Thursday, 13 November 2008

Guest Post: The Womanly Art of giving birth

We approached Pauline to write a guest post on the medicalisation of birth after the (unexpected) furore that erupted when I posted the second part of my trilogy on the birth of my son. It's a difficult area to write about for an audience, especially on a blog where who knows who'll be reading, so big thanks to Pauline for the below.

Firstly I should probably declare my biases here. I am a mother of 3 small children, a midwife, although not currently practising, and a researcher in midwifery and birth.

My children all had very different births. My first was a caesarean section when I went into full-on labour 6 weeks early with a footling breech. The second was another early labour – 7 weeks this time – but a lovely normal birth in hospital. My third baby was only a couple of weeks early and born at home. I have had easy births and difficult pregnancies and a range of experiences, however these are my experiences only and if you work around birth you should recognise that every woman, baby, pregnancy and birth are unique.

I guess as a ‘recent’ birther, a midwife and a researcher I have been deeply steeped in the issues around birth, birth attendants, medicalisation and particularly the wide range of viewpoints and opinion on this highly emotive subject. A huge amount of research has been done around childbirth and even meta-analysis comparing studies can never come up with absolutes in this area. Some of these studies even have very flawed methodology but are still quoted when women are given “the facts” around birth options.

I am a fairly middle of the road person on the broad spectrum of views around birth, and feel that cautious and judicious use of medical interventions is the way to go. In my view the problem is routine interventions or intervening to save or do the best for the practitioner, not only for the woman/or baby. I also think we have an unhealthy focus on birth, when parenting is a much longer term prospect that most of us could be better prepared for.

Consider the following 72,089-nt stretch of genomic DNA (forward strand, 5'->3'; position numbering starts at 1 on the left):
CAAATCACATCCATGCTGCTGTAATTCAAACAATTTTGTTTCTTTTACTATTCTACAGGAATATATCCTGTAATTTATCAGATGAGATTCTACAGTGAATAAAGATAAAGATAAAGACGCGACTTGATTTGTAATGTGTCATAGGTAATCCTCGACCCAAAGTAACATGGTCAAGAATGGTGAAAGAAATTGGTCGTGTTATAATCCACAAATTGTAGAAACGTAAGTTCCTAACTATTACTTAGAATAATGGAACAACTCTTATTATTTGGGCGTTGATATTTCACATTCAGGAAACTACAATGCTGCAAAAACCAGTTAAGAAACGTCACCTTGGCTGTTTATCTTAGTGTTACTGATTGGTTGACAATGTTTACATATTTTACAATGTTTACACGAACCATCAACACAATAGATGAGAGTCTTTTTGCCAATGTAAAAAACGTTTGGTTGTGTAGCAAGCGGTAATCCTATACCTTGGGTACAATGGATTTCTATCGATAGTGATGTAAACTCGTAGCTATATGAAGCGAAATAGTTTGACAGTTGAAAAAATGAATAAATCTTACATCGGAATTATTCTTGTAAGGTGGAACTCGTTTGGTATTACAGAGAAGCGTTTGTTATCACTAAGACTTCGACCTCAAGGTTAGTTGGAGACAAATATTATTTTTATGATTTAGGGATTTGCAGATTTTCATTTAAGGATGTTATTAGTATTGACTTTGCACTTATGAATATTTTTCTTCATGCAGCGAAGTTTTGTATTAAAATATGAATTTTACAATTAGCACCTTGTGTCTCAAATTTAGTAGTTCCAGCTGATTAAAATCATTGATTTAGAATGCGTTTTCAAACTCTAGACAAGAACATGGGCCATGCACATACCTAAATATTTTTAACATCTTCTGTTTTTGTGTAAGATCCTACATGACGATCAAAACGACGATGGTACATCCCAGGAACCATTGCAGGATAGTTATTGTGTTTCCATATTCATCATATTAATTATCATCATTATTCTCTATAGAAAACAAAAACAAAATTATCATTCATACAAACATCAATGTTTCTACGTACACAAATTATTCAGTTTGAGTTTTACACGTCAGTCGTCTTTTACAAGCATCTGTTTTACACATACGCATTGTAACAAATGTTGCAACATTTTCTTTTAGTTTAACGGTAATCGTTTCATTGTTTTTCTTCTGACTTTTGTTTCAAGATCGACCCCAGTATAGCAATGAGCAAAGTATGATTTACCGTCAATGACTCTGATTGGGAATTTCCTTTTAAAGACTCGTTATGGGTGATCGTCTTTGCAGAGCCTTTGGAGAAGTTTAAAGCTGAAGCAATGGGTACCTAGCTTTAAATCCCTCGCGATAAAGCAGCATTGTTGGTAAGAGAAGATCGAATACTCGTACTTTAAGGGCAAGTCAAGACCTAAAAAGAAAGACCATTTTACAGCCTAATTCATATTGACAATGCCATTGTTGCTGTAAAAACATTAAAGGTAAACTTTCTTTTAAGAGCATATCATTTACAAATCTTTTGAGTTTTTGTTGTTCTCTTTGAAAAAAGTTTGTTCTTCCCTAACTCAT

The politics of child birth is a HUGE topic, and much of the current focus is on the escalating caesarean section rate. However before you end up there, you need to consider what has gone on before.

Consider pain relief. Not that long ago early feminists campaigned for the right of pain relief in labour. They didn’t think mostly male medical profession was putting enough effort into relieving the trial of labour for women because it wasn’t considered important and at that time labour pain was considered, by many, the curse of Eve and perhaps not meant to be alleviated. And nowadays, when you think about our “take a pill, no pain and suffering society” and when our lives have very little physical hardship, having a pain free labour can make complete sense. However is it actually good to alleviate symptoms (pain) without looking at the causes?

This all means that suggesting to a modern woman that a natural and unmedicated birth is the best option makes you sound a bit of a luddite. There is strong research that indicates medicated births (like very fearful ones) interfere with the delicate balance of our natural chemical responses to labour, and may have long term impacts on the baby. Also although “walking epidurals” are often touted, your movements are still restricted. And while fear might be your worst enemy in birth, your friend is gravity (simple when you think about it) so why would you want to be on your back where the birth canal is almost pointing uphill. But, hey I’ve had one “Give me drugs NOW” labour and two unmedicated ones and again I’d say its all about judicious use.